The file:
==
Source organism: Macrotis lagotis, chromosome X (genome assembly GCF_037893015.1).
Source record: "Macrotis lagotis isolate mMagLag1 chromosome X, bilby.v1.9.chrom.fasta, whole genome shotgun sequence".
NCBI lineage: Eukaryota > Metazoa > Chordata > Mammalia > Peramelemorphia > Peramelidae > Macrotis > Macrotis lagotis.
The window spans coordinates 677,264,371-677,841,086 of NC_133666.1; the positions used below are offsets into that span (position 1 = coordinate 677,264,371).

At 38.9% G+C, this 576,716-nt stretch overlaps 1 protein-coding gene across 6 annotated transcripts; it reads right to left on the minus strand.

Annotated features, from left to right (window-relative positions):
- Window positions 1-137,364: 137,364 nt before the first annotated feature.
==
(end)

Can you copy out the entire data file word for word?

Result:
Source organism: Macrotis lagotis, chromosome X (genome assembly GCF_037893015.1).
Source record: "Macrotis lagotis isolate mMagLag1 chromosome X, bilby.v1.9.chrom.fasta, whole genome shotgun sequence".
NCBI lineage: Eukaryota > Metazoa > Chordata > Mammalia > Peramelemorphia > Peramelidae > Macrotis > Macrotis lagotis.
The window spans coordinates 677,264,371-677,841,086 of NC_133666.1; the positions used below are offsets into that span (position 1 = coordinate 677,264,371).

At 38.9% G+C, this 576,716-nt stretch overlaps 1 protein-coding gene across 6 annotated transcripts; it reads right to left on the minus strand.

Annotated features, from left to right (window-relative positions):
- Window positions 1-137,364: 137,364 nt before the first annotated feature.